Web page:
NSC Predicts 40,000 Vehicle-Related Injuries & Deaths This Labor Day Weekend
Very few things indicate that summertime is in full swing as well as neighborhood parties and backyard cookouts. The smell of freshly cut grass and Coppertone #8, the laughter of kids splashing in a kiddie pool, the sound of a lawnmower running over a flip flop.
Sadly, Labor Day has arrived on schedule and is eagerly signaling a gradual end to the warmer part of the year. As a result, many families are hoping for one final summer adventure. This holiday weekend is, for most people, a final chance to travel and enjoy their favorite summertime activities once more before the mercury in their patio thermometers starts working its way south for good.
While families are excitedly pouring over their AAA Trip Tiks, the furthest things from anyone’s mind are the potential risks that come along with simply driving their own car down the road. As a grave reminder, the National Safety Council has spruced up Labor Day with a bit of foreshadowing by predicting the injury, impairment, or death of 40,000 people by way of auto accidents this weekend.
Given that traveling by car has the highest fatality rate of any major form of transportation, how can you and your family get where you want to go and still stay safe for what’s left of the summer? Listed below are a few ideas on how to increase your odds of returning home unscathed once Labor Day weekend has passed.
Avoid Peak Driving Days and Times
Most people are eager to get a jump on Labor Day weekend by getting on the highway immediately after work. This makes the time between late afternoon to early evening a busy and dangerous one on the roadways. It is widely regarded as a good idea for you to leave as early as you can, preferably between the hours of 5 and 7 a.m. on Friday or Saturday morning. Where the return trip is concerned, your best shot at sidestepping complete and utter gridlock is to leave before noon on Monday, before the afternoon rush hour has a chance to collect. If at all possible, do your traveling on the Thursday prior to Labor Day weekend and the Tuesday immediately following.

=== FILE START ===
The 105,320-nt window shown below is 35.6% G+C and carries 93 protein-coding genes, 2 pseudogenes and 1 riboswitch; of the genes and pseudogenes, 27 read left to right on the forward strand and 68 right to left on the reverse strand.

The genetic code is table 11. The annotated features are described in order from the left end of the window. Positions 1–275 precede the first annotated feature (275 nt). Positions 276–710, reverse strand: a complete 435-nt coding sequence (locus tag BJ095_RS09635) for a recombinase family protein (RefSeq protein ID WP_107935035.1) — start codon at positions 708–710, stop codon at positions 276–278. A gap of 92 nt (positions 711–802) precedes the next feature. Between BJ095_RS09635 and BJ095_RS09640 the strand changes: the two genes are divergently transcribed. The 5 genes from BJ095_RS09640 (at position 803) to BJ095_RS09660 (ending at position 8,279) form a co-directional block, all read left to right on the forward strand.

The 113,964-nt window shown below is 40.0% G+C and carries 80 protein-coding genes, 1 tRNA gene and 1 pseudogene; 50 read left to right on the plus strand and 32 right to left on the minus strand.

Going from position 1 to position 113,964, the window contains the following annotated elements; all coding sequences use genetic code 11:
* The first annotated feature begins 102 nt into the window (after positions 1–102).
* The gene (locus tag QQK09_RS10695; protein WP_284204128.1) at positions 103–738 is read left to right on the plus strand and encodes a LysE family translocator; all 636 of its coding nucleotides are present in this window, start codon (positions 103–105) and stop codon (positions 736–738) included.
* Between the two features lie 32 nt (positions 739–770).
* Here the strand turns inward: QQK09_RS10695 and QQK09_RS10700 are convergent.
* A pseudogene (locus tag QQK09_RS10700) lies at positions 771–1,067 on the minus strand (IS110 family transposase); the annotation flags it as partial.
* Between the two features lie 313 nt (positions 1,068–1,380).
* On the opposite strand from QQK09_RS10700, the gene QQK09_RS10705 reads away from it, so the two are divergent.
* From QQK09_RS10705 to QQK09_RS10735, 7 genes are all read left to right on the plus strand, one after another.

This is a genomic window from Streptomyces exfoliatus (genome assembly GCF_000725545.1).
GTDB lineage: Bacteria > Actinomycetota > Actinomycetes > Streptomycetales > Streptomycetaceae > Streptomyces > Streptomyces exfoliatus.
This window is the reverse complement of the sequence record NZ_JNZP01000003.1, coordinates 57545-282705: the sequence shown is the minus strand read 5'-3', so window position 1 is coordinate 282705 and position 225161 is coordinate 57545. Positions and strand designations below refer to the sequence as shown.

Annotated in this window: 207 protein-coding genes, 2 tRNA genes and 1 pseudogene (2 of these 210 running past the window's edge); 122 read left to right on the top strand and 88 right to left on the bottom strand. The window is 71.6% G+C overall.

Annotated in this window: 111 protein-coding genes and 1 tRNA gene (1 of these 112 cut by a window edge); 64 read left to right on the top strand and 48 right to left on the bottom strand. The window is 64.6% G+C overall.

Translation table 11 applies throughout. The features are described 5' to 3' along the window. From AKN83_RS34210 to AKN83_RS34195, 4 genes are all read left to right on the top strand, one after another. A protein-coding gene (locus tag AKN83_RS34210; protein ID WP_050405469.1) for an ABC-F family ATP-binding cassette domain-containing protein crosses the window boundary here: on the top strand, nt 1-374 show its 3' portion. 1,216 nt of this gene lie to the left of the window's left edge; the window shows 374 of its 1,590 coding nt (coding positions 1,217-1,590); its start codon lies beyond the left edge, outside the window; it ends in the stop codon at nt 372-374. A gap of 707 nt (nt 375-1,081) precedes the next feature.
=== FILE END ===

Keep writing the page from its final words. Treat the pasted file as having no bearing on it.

Let Your Passenger Handle the Navigation Apps
Apps such as Google Maps and Waze are beneficial when you are trying to stay apprised of real-time traffic incidents, and when you are mapping out your road trip for estimated arrival times. Designate a passenger to be your navigator. It is their job to monitor the apps while you drive so that you can stay focused on the road instead of a screen. A navigator will also be able to help you find an alternative route in case you come upon an accident or unexpected traffic.
Try to Limit Nighttime Driving
NSC asserts that 79% of the 2017 Labor Day weekend fatalities took place during the nighttime, so you may do well to consider abstaining from driving at all from sundown to sunup. Night driving is much more strenuous than motoring about during the day, particularly for elderly drivers. If you absolutely must go out at night, consider using a reliable alternative like Uber, a cab, or even public transport if it’s available.
Always Wear Your Seat Belt
Whether or not you’re behind the wheel of the car or in the passenger’s seat, you should always buckle your seat belt when you are going to be riding in any vehicle. Seat belts save lives and they also lessen the intensity of any injuries you might receive if you do wind up being involved in an accident.
If you or someone you love has been injured in a car accident for which they were not liable, then the legal team at Will Ferguson & Associates is here to help you. Our personal injury attorneys have the necessary experience and persistence to get you the maximum amount of financial compensation to which the law says you are entitled. If you would like a free consultation with one of our diligent personal injury attorneys concerning a personal injury lawsuit that you feel you may have, then please give our offices a call at (505) 243-5566 and schedule your appointment with us today.